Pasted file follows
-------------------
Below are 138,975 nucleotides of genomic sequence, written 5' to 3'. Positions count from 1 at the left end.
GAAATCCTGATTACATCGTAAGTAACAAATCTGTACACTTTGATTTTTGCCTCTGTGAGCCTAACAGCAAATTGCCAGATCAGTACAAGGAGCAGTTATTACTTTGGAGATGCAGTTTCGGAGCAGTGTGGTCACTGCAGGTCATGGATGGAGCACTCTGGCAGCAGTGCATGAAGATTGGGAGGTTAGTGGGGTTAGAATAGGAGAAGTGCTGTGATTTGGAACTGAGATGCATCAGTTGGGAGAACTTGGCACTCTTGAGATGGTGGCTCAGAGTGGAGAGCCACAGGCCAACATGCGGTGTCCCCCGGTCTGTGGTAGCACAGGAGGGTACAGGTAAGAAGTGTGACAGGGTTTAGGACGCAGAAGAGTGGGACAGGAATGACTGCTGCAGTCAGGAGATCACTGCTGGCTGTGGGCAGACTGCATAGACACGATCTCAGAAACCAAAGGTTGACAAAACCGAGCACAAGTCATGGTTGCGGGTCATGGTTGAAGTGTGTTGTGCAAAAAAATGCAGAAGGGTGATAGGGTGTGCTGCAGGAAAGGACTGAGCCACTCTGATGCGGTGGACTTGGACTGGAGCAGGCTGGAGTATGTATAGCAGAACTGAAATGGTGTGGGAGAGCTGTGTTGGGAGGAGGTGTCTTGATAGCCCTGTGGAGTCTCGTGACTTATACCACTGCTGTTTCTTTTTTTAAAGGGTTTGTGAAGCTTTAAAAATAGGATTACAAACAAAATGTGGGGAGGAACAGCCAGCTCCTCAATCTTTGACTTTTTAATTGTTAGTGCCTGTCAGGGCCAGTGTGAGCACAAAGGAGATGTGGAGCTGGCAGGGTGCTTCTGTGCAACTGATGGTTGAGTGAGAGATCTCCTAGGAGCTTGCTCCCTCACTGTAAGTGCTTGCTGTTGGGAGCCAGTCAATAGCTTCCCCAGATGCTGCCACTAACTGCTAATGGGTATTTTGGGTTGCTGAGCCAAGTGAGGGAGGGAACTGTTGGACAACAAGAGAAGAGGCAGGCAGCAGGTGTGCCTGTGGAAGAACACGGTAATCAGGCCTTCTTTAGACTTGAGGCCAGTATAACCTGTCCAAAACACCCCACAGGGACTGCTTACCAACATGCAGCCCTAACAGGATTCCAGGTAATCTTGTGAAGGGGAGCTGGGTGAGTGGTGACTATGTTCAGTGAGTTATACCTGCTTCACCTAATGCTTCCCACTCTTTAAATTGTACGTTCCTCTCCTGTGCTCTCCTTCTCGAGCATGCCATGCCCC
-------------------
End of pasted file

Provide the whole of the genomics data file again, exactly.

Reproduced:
Below are 138,975 nucleotides of genomic sequence, written 5' to 3'. Positions count from 1 at the left end.
GAAATCCTGATTACATCGTAAGTAACAAATCTGTACACTTTGATTTTTGCCTCTGTGAGCCTAACAGCAAATTGCCAGATCAGTACAAGGAGCAGTTATTACTTTGGAGATGCAGTTTCGGAGCAGTGTGGTCACTGCAGGTCATGGATGGAGCACTCTGGCAGCAGTGCATGAAGATTGGGAGGTTAGTGGGGTTAGAATAGGAGAAGTGCTGTGATTTGGAACTGAGATGCATCAGTTGGGAGAACTTGGCACTCTTGAGATGGTGGCTCAGAGTGGAGAGCCACAGGCCAACATGCGGTGTCCCCCGGTCTGTGGTAGCACAGGAGGGTACAGGTAAGAAGTGTGACAGGGTTTAGGACGCAGAAGAGTGGGACAGGAATGACTGCTGCAGTCAGGAGATCACTGCTGGCTGTGGGCAGACTGCATAGACACGATCTCAGAAACCAAAGGTTGACAAAACCGAGCACAAGTCATGGTTGCGGGTCATGGTTGAAGTGTGTTGTGCAAAAAAATGCAGAAGGGTGATAGGGTGTGCTGCAGGAAAGGACTGAGCCACTCTGATGCGGTGGACTTGGACTGGAGCAGGCTGGAGTATGTATAGCAGAACTGAAATGGTGTGGGAGAGCTGTGTTGGGAGGAGGTGTCTTGATAGCCCTGTGGAGTCTCGTGACTTATACCACTGCTGTTTCTTTTTTTAAAGGGTTTGTGAAGCTTTAAAAATAGGATTACAAACAAAATGTGGGGAGGAACAGCCAGCTCCTCAATCTTTGACTTTTTAATTGTTAGTGCCTGTCAGGGCCAGTGTGAGCACAAAGGAGATGTGGAGCTGGCAGGGTGCTTCTGTGCAACTGATGGTTGAGTGAGAGATCTCCTAGGAGCTTGCTCCCTCACTGTAAGTGCTTGCTGTTGGGAGCCAGTCAATAGCTTCCCCAGATGCTGCCACTAACTGCTAATGGGTATTTTGGGTTGCTGAGCCAAGTGAGGGAGGGAACTGTTGGACAACAAGAGAAGAGGCAGGCAGCAGGTGTGCCTGTGGAAGAACACGGTAATCAGGCCTTCTTTAGACTTGAGGCCAGTATAACCTGTCCAAAACACCCCACAGGGACTGCTTACCAACATGCAGCCCTAACAGGATTCCAGGTAATCTTGTGAAGGGGAGCTGGGTGAGTGGTGACTATGTTCAGTGAGTTATACCTGCTTCACCTAATGCTTCCCACTCTTTAAATTGTACGTTCCTCTCCTGTGCTCTCCTTCTCGAGCATGCCATGCCCC